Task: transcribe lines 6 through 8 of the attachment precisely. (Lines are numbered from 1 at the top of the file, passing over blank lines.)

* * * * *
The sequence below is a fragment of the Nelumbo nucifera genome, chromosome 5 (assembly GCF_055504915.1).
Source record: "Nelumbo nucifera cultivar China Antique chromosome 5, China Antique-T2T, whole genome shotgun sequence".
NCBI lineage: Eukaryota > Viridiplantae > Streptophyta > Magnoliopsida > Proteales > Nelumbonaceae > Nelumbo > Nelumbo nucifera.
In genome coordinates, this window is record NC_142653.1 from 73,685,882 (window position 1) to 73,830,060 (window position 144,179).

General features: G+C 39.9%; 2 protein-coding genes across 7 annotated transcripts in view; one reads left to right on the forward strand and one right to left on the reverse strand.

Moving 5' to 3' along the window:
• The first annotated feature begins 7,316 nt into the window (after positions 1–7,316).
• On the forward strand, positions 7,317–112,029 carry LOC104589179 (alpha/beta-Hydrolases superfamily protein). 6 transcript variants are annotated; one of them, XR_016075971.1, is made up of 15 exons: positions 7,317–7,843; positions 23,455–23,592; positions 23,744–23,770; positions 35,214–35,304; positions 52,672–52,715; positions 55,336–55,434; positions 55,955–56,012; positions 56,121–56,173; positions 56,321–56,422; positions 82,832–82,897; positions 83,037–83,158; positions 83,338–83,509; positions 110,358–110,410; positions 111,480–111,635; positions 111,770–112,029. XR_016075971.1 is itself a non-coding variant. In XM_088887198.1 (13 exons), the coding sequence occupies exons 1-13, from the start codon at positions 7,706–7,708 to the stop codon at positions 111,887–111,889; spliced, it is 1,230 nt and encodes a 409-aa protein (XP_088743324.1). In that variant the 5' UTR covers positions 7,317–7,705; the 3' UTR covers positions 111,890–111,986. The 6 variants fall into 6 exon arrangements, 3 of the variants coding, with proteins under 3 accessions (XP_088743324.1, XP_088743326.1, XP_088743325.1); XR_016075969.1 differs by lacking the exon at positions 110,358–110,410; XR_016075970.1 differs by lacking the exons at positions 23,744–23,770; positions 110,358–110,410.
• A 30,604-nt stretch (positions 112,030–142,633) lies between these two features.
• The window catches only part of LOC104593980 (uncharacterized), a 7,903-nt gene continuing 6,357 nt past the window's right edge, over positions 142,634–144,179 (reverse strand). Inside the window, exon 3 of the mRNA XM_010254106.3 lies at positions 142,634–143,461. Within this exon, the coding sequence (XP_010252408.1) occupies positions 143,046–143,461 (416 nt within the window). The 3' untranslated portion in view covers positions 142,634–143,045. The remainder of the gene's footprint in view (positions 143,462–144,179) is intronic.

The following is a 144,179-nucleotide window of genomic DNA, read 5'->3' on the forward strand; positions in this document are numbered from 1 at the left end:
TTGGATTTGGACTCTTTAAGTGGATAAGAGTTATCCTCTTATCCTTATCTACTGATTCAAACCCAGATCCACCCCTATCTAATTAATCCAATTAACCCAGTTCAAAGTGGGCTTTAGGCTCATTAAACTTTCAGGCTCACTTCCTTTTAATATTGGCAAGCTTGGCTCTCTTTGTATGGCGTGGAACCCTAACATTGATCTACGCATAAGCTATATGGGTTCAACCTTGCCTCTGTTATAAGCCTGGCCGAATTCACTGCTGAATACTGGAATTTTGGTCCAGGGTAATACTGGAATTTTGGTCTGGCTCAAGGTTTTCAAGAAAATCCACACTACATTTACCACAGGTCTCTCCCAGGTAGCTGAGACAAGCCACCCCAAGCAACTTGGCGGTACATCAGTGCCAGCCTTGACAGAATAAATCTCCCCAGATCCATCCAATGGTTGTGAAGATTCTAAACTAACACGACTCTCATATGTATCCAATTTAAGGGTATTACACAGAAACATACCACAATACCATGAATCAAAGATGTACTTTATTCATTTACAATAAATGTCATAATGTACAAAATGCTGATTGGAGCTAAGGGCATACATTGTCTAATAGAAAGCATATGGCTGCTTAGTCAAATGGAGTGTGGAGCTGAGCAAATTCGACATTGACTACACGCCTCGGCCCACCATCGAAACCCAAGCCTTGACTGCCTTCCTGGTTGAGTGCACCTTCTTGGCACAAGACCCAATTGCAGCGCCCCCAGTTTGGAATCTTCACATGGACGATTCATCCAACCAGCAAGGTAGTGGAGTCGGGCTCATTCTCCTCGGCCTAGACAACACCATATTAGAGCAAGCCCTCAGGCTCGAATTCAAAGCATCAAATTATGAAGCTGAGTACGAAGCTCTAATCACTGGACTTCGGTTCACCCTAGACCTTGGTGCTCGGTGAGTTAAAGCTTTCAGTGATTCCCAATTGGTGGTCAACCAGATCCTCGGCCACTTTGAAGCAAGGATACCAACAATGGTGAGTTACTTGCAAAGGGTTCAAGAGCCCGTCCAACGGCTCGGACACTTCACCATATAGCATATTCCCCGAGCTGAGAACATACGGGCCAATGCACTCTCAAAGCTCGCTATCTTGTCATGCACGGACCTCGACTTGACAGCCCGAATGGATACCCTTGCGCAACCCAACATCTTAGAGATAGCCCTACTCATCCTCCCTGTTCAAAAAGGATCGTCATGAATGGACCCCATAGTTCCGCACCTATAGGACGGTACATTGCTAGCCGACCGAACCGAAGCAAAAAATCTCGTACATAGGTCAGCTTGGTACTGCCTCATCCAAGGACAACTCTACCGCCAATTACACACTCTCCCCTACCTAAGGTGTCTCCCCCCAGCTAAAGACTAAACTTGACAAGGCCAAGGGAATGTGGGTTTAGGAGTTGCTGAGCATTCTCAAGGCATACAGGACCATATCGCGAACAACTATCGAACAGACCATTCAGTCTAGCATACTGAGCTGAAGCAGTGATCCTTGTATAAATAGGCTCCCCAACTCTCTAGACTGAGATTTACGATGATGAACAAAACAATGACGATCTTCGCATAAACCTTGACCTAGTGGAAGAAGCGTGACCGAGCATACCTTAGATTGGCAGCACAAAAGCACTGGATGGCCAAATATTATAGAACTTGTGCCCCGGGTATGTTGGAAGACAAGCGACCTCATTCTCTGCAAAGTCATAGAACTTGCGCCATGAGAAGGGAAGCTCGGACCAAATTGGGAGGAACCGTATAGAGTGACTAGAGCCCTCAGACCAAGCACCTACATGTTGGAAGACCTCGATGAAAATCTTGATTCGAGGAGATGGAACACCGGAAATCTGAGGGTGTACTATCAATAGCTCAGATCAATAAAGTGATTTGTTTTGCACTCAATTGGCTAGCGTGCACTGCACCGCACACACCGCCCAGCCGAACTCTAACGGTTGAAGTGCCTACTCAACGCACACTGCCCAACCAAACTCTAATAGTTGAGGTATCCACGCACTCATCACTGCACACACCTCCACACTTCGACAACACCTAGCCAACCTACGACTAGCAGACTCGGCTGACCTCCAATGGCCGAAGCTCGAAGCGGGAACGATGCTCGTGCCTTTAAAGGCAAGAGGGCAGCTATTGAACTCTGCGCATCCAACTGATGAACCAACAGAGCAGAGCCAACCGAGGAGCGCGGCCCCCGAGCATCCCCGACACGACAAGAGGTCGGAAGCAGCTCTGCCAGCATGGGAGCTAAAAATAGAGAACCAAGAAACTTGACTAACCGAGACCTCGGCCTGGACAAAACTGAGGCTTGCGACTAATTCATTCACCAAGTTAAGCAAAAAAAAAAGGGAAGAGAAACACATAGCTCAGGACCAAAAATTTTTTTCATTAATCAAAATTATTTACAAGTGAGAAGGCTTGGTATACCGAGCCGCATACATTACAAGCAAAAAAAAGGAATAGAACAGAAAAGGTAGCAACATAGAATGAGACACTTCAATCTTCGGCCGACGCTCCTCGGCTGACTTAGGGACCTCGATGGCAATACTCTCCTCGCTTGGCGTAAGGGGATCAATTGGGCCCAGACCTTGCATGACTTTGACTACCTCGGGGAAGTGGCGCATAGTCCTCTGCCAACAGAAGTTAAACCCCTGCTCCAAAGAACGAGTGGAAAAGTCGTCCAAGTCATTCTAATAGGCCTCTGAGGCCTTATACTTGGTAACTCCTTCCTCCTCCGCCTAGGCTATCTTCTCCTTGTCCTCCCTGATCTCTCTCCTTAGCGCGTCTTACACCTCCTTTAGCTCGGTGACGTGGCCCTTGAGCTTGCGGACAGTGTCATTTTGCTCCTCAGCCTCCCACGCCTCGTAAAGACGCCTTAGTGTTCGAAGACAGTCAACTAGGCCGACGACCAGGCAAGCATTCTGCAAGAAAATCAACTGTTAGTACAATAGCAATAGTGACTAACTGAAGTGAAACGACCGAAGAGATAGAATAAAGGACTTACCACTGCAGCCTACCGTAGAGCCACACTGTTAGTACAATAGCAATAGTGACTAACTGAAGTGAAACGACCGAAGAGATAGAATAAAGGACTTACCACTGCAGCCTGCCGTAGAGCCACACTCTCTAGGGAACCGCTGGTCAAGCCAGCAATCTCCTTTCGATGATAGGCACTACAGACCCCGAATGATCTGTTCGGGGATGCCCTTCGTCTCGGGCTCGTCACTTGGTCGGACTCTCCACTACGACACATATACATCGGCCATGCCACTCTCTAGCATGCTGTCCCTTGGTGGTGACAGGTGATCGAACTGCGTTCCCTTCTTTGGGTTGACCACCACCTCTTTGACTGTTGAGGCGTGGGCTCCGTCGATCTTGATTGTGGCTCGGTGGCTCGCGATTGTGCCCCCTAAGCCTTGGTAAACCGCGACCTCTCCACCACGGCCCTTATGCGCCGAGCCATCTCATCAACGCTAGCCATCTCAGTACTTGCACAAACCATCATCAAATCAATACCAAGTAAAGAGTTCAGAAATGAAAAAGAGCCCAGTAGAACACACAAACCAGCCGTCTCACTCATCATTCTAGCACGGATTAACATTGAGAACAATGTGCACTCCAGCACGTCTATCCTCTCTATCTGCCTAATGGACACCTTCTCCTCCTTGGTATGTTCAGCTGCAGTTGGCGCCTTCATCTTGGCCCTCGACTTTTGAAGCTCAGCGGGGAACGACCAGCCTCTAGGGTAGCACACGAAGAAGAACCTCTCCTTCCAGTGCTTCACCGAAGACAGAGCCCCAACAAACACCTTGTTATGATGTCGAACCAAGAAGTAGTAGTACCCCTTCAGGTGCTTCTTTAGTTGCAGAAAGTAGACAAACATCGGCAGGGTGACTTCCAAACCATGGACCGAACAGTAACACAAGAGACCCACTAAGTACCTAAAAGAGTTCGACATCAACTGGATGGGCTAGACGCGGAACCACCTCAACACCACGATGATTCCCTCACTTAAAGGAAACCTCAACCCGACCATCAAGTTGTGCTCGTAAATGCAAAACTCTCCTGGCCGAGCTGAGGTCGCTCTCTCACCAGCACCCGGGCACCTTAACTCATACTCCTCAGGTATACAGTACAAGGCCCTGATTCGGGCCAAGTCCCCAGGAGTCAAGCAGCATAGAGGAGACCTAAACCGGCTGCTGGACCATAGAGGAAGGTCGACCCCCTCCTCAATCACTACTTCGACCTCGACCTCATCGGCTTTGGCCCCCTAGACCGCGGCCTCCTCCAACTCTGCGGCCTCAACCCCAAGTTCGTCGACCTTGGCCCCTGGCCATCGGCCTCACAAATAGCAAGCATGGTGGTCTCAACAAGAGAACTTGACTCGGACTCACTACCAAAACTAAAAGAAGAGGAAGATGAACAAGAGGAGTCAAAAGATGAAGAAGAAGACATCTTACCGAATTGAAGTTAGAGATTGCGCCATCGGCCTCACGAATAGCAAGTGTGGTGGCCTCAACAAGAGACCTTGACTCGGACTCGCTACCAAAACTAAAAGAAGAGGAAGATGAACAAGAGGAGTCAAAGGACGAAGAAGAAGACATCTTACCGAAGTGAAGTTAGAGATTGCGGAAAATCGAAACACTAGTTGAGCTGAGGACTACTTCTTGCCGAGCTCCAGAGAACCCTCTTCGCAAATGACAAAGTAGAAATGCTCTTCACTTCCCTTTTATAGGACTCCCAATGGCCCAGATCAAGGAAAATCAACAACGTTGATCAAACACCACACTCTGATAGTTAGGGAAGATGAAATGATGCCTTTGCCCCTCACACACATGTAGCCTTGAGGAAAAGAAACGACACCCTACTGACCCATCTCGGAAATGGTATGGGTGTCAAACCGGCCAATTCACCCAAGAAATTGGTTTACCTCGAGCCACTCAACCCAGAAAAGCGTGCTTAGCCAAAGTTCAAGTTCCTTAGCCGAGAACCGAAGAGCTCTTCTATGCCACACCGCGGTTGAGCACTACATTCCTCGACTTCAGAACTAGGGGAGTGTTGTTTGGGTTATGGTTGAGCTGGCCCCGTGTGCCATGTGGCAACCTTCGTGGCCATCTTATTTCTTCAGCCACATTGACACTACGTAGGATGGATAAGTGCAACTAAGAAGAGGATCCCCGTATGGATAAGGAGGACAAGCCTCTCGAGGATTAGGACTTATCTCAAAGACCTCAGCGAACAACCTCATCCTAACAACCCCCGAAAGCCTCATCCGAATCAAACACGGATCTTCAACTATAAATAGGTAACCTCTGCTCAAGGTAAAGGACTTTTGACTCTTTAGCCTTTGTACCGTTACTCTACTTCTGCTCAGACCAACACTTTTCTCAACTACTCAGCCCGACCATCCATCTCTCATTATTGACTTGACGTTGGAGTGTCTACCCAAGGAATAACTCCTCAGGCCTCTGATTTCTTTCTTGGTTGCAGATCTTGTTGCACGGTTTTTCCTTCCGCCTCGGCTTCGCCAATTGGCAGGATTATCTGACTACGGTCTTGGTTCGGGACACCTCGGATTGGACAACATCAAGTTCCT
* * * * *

Moving 5' to 3' along the window:
• The first annotated feature begins 7,316 nt into the window (after positions 1–7,316).
• On the forward strand, positions 7,317–112,029 carry LOC104589179 (alpha/beta-Hydrolases superfamily protein). 6 transcript variants are annotated; one of them, XR_016075971.1, is made up of 15 exons: positions 7,317–7,843; positions 23,455–23,592; positions 23,744–23,770; positions 35,214–35,304; positions 52,672–52,715; positions 55,336–55,434; positions 55,955–56,012; positions 56,121–56,173; positions 56,321–56,422; positions 82,832–82,897; positions 83,037–83,158; positions 83,338–83,509; positions 110,358–110,410; positions 111,480–111,635; positions 111,770–112,029. XR_016075971.1 is itself a non-coding variant. In XM_088887198.1 (13 exons), the coding sequence occupies exons 1-13, from the start codon at positions 7,706–7,708 to the stop codon at positions 111,887–111,889; spliced, it is 1,230 nt and encodes a 409-aa protein (XP_088743324.1). In that variant the 5' UTR covers positions 7,317–7,705; the 3' UTR covers positions 111,890–111,986. The 6 variants fall into 6 exon arrangements, 3 of the variants coding, with proteins under 3 accessions (XP_088743324.1, XP_088743326.1, XP_088743325.1); XR_016075969.1 differs by lacking the exon at positions 110,358–110,410; XR_016075970.1 differs by lacking the exons at positions 23,744–23,770; positions 110,358–110,410.